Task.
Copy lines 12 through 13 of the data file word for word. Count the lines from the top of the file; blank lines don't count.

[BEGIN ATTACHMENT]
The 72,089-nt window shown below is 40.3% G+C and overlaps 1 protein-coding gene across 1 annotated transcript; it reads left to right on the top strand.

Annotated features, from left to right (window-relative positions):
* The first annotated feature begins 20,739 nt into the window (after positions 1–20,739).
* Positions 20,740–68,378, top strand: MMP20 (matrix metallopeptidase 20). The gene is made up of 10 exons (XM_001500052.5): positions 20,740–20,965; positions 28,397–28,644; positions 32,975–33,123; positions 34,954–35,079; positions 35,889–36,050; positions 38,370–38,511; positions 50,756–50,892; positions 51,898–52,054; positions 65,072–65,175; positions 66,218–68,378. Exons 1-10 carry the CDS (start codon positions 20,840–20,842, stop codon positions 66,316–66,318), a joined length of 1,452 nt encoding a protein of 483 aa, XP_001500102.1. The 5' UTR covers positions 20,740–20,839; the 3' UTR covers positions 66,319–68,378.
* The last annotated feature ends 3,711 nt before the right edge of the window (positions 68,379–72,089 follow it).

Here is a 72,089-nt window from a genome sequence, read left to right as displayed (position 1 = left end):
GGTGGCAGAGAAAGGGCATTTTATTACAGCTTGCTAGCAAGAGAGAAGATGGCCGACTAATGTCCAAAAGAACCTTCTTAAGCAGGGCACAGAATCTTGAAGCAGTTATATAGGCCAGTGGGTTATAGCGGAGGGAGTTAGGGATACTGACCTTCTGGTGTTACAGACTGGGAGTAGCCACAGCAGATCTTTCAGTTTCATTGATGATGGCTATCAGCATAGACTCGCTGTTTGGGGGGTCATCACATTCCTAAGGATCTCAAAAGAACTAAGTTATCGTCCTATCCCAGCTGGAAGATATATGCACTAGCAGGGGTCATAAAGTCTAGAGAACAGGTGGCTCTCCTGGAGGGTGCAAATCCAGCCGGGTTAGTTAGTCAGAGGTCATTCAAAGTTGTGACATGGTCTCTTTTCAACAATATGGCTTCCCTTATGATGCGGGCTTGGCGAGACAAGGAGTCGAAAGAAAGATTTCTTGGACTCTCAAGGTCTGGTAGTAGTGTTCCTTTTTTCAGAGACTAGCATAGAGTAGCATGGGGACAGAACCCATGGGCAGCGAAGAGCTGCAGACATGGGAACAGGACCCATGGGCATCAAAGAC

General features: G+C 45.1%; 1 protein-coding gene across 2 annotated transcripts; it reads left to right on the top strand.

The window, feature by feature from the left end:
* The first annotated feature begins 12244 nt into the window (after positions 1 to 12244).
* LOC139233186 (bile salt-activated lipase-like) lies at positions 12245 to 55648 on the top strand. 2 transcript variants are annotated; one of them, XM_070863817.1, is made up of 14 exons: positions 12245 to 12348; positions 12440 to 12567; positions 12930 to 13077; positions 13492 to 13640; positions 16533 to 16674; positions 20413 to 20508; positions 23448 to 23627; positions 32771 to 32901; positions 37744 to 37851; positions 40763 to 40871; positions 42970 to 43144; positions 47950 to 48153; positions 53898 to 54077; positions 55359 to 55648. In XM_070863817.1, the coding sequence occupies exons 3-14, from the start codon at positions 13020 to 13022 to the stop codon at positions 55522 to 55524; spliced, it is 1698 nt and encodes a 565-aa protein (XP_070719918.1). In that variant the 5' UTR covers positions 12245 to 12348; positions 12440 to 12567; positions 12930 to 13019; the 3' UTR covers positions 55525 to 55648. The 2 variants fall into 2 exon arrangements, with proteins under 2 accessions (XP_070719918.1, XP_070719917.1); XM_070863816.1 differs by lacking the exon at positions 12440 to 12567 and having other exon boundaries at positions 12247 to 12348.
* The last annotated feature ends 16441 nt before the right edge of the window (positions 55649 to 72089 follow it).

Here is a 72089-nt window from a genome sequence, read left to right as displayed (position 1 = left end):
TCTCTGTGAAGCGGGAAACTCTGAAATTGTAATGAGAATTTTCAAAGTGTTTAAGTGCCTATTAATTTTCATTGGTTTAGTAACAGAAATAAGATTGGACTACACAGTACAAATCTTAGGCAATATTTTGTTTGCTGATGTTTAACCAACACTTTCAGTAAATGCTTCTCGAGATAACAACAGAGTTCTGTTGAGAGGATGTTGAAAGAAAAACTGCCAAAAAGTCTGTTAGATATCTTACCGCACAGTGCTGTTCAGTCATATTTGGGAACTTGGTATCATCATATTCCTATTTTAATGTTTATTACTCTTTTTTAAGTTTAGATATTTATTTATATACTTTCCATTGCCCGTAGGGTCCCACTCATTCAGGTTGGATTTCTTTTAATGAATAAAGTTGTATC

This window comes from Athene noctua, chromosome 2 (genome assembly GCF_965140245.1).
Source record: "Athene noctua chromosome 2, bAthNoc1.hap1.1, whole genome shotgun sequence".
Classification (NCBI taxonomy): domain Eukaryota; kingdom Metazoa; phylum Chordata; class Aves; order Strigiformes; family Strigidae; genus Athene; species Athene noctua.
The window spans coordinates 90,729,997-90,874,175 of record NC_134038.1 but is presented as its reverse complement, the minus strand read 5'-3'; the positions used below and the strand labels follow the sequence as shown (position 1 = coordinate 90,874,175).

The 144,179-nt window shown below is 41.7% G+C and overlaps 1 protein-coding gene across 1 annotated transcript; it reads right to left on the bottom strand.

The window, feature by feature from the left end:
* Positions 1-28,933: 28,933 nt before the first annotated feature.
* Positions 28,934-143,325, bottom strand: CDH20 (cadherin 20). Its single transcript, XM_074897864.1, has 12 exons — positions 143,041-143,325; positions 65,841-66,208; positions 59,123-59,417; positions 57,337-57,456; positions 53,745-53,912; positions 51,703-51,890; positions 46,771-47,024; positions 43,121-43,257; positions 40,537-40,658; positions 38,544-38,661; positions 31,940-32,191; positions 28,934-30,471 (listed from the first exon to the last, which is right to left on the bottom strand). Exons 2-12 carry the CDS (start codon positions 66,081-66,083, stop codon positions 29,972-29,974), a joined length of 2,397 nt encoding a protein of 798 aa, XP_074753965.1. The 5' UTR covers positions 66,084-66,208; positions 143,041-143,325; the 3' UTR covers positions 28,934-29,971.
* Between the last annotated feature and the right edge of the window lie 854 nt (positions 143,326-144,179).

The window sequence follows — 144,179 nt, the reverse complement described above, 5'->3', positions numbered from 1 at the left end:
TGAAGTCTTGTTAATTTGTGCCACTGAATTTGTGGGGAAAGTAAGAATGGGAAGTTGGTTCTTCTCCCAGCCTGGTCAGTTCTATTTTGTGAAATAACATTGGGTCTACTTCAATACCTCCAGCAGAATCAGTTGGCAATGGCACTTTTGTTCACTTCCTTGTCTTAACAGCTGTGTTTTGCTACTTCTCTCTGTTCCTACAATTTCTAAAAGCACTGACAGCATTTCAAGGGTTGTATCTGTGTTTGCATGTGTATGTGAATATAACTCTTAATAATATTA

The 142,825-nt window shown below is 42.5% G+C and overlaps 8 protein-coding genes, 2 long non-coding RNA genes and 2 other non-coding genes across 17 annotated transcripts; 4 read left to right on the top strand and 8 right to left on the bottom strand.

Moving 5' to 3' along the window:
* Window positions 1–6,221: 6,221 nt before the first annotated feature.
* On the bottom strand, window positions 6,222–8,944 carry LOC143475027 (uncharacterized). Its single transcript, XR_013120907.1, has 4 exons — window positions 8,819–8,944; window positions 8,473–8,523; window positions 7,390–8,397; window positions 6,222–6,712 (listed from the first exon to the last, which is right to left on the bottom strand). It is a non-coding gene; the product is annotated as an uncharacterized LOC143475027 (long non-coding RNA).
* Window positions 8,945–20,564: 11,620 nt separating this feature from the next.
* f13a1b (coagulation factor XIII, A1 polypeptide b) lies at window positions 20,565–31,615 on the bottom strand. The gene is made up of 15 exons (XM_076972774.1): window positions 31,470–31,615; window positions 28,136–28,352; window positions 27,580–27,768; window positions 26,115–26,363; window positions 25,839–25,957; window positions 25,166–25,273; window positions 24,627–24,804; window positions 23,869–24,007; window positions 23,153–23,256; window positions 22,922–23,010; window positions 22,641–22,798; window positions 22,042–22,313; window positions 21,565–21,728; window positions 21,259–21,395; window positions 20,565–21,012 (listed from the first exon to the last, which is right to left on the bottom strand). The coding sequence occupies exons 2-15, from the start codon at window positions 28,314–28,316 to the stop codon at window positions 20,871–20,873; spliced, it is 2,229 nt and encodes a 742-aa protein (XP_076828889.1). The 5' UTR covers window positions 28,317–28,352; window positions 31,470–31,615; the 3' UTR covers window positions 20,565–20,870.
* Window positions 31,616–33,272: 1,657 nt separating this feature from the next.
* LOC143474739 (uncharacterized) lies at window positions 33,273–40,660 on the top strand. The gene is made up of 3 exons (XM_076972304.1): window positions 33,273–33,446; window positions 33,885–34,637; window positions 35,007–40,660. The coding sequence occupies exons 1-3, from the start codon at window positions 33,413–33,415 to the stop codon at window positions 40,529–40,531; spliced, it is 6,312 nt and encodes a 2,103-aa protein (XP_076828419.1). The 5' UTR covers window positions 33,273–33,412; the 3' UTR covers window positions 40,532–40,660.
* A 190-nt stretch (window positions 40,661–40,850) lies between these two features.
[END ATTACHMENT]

* The last annotated feature ends 16441 nt before the right edge of the window (positions 55649 to 72089 follow it).

Here is a 72089-nt window from a genome sequence, read left to right as displayed (position 1 = left end):